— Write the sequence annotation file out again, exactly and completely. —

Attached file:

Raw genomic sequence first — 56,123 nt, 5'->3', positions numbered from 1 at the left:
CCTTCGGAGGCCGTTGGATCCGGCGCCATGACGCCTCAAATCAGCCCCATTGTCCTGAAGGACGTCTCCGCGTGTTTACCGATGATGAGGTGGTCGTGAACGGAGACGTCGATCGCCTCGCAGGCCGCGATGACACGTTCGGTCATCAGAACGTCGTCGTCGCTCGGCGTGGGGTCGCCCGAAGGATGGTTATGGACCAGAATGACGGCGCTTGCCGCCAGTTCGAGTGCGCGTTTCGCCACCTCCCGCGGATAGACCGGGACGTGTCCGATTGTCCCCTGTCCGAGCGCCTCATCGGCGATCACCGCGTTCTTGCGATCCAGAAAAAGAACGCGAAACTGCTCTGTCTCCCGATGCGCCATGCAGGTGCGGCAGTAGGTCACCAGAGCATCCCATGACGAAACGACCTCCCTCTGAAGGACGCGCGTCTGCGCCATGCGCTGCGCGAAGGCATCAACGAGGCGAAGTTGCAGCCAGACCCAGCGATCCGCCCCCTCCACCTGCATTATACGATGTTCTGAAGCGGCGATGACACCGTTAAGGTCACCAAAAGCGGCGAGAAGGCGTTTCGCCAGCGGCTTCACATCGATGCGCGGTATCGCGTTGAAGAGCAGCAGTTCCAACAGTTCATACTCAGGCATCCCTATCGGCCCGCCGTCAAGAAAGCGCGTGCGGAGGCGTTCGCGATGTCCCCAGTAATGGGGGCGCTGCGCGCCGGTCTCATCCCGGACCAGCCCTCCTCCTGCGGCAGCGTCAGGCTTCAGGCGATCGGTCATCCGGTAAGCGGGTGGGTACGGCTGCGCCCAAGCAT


Raw genomic sequence first — 56,123 nt, 5'->3', positions numbered from 1 at the left:
CCTTCGGAGGCCGTTGGATCCGGCGCCATGACGCCTCAAATCAGCCCCATTGTCCTGAAGGACGTCTCCGCGTGTTTACCGATGATGAGGTGGTCGTGAACGGAGACGTCGATCGCCTCGCAGGCCGCGATGACACGTTCGGTCATCAGAACGTCGTCGTCGCTCGGCGTGGGGTCGCCCGAAGGATGGTTATGGACCAGAATGACGGCGCTTGCCGCCAGTTCGAGTGCGCGTTTCGCCACCTCCCGCGGATAGACCGGGACGTGTCCGATTGTCCCCTGTCCGAGCGCCTCATCGGCGATCACCGCGTTCTTGCGATCCAGAAAAAGAACGCGAAACTGCTCTGTCTCCCGATGCGCCATGCAGGTGCGGCAGTAGGTCACCAGAGCATCCCATGACGAAACGACCTCCCTCTGAAGGACGCGCGTCTGCGCCATGCGCTGCGCGAAGGCATCAACGAGGCGAAGTTGCAGCCAGACCCAGCGATCCGCCCCCTCCACCTGCATTATACGATGTTCTGAAGCGGCGATGACACCGTTAAGGTCACCAAAAGCGGCGAGAAGGCGTTTCGCCAGCGGCTTCACATCGATGCGCGGTATCGCGTTGAAGAGCAGCAGTTCCAACAGTTCATACTCAGGCATCCCTATCGGCCCGCCGTCAAGAAAGCGCGTGCGGAGGCGTTCGCGATGTCCCCAGTAATGGGGGCGCTGCGCGCCGGTCTCATCCCGGACCAGCCCTCCTCCTGCGGCAGCGTCAGGCTTCAGGCGATCGGTCATCCGGTAAGCGGGTGGGTACGGCTGCGCCCAAGCAT